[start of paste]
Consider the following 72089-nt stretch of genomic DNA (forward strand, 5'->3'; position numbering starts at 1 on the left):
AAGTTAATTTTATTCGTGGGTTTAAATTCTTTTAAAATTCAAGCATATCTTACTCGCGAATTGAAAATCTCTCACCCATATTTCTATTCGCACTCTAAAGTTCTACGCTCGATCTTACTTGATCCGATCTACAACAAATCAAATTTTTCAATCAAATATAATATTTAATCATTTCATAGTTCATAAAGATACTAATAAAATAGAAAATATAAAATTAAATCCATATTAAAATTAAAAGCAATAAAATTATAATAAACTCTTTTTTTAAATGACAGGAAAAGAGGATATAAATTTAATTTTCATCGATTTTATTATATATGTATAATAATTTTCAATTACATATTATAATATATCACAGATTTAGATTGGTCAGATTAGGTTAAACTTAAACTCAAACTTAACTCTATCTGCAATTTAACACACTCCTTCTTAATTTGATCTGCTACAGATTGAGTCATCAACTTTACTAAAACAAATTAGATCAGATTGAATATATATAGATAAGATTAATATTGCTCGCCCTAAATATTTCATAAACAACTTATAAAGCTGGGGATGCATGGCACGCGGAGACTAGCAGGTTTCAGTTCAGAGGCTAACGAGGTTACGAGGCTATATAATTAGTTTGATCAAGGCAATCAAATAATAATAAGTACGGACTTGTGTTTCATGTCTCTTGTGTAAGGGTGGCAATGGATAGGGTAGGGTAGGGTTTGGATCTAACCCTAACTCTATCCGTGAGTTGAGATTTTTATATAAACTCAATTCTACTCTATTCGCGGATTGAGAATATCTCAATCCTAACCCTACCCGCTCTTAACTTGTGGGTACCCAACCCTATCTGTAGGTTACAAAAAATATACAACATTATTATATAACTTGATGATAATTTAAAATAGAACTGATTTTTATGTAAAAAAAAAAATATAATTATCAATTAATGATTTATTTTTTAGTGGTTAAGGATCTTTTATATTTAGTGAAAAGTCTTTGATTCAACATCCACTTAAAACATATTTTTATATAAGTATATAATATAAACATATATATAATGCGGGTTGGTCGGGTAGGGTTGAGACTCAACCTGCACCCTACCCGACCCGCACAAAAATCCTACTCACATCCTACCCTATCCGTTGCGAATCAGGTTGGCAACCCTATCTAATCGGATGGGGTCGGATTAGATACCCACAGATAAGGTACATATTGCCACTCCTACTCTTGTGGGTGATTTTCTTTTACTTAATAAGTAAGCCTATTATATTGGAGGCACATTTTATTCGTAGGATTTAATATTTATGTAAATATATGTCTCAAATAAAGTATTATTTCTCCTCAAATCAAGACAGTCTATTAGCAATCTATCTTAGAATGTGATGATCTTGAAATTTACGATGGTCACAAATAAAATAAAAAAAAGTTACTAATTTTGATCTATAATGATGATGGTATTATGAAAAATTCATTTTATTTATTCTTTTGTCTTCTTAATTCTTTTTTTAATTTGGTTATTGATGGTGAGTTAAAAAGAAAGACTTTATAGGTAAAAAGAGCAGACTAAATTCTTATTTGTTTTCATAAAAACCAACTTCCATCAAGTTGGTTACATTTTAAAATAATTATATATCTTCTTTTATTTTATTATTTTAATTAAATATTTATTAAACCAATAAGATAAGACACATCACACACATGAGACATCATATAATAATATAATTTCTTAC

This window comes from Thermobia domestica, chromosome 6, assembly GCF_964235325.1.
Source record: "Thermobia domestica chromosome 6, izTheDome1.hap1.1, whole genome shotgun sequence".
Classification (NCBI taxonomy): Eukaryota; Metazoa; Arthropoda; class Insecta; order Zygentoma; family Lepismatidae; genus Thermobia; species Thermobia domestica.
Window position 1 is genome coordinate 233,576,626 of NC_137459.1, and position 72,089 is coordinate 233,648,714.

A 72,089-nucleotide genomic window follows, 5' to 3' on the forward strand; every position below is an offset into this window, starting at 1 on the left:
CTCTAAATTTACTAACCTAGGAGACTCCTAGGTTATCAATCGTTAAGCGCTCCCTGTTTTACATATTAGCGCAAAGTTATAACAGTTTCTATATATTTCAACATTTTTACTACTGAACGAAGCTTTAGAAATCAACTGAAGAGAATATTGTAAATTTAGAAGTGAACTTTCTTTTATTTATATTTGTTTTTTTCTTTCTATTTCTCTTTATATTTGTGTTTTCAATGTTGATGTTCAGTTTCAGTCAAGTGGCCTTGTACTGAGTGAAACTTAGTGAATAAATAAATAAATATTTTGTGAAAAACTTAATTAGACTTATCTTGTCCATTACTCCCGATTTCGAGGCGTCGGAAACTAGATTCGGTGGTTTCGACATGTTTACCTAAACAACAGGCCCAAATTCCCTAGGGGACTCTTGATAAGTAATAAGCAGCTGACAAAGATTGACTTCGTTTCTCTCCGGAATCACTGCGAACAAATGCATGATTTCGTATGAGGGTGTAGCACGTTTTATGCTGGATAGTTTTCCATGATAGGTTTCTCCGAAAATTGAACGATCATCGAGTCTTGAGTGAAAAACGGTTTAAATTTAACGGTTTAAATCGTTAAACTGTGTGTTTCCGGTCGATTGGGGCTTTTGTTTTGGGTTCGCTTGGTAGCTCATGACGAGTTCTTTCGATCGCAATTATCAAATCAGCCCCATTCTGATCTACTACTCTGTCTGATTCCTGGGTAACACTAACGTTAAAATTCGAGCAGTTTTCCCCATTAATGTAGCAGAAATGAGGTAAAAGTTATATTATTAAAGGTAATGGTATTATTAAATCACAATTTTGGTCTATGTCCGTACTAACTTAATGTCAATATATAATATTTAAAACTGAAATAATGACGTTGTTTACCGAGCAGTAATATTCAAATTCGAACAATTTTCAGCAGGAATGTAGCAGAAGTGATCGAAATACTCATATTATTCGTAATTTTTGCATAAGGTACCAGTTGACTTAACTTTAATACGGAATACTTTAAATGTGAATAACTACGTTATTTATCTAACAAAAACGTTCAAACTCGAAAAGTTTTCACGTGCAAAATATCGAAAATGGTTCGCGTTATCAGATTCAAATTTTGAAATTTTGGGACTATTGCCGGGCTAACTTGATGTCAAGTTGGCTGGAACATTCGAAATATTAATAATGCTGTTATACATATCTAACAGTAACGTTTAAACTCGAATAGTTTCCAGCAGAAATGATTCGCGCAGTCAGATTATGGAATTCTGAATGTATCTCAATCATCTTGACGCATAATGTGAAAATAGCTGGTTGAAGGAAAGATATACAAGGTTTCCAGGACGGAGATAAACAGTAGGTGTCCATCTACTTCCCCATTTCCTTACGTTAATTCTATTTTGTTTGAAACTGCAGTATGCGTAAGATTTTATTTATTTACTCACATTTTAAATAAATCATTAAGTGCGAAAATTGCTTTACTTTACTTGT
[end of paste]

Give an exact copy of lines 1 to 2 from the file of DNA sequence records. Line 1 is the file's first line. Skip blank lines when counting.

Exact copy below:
Consider the following 72089-nt stretch of genomic DNA (forward strand, 5'->3'; position numbering starts at 1 on the left):
AAGTTAATTTTATTCGTGGGTTTAAATTCTTTTAAAATTCAAGCATATCTTACTCGCGAATTGAAAATCTCTCACCCATATTTCTATTCGCACTCTAAAGTTCTACGCTCGATCTTACTTGATCCGATCTACAACAAATCAAATTTTTCAATCAAATATAATATTTAATCATTTCATAGTTCATAAAGATACTAATAAAATAGAAAATATAAAATTAAATCCATATTAAAATTAAAAGCAATAAAATTATAATAAACTCTTTTTTTAAATGACAGGAAAAGAGGATATAAATTTAATTTTCATCGATTTTATTATATATGTATAATAATTTTCAATTACATATTATAATATATCACAGATTTAGATTGGTCAGATTAGGTTAAACTTAAACTCAAACTTAACTCTATCTGCAATTTAACACACTCCTTCTTAATTTGATCTGCTACAGATTGAGTCATCAACTTTACTAAAACAAATTAGATCAGATTGAATATATATAGATAAGATTAATATTGCTCGCCCTAAATATTTCATAAACAACTTATAAAGCTGGGGATGCATGGCACGCGGAGACTAGCAGGTTTCAGTTCAGAGGCTAACGAGGTTACGAGGCTATATAATTAGTTTGATCAAGGCAATCAAATAATAATAAGTACGGACTTGTGTTTCATGTCTCTTGTGTAAGGGTGGCAATGGATAGGGTAGGGTAGGGTTTGGATCTAACCCTAACTCTATCCGTGAGTTGAGATTTTTATATAAACTCAATTCTACTCTATTCGCGGATTGAGAATATCTCAATCCTAACCCTACCCGCTCTTAACTTGTGGGTACCCAACCCTATCTGTAGGTTACAAAAAATATACAACATTATTATATAACTTGATGATAATTTAAAATAGAACTGATTTTTATGTAAAAAAAAAAATATAATTATCAATTAATGATTTATTTTTTAGTGGTTAAGGATCTTTTATATTTAGTGAAAAGTCTTTGATTCAACATCCACTTAAAACATATTTTTATATAAGTATATAATATAAACATATATATAATGCGGGTTGGTCGGGTAGGGTTGAGACTCAACCTGCACCCTACCCGACCCGCACAAAAATCCTACTCACATCCTACCCTATCCGTTGCGAATCAGGTTGGCAACCCTATCTAATCGGATGGGGTCGGATTAGATACCCACAGATAAGGTACATATTGCCACTCCTACTCTTGTGGGTGATTTTCTTTTACTTAATAAGTAAGCCTATTATATTGGAGGCACATTTTATTCGTAGGATTTAATATTTATGTAAATATATGTCTCAAATAAAGTATTATTTCTCCTCAAATCAAGACAGTCTATTAGCAATCTATCTTAGAATGTGATGATCTTGAAATTTACGATGGTCACAAATAAAATAAAAAAAAGTTACTAATTTTGATCTATAATGATGATGGTATTATGAAAAATTCATTTTATTTATTCTTTTGTCTTCTTAATTCTTTTTTTAATTTGGTTATTGATGGTGAGTTAAAAAGAAAGACTTTATAGGTAAAAAGAGCAGACTAAATTCTTATTTGTTTTCATAAAAACCAACTTCCATCAAGTTGGTTACATTTTAAAATAATTATATATCTTCTTTTATTTTATTATTTTAATTAAATATTTATTAAACCAATAAGATAAGACACATCACACACATGAGACATCATATAATAATATAATTTCTTAC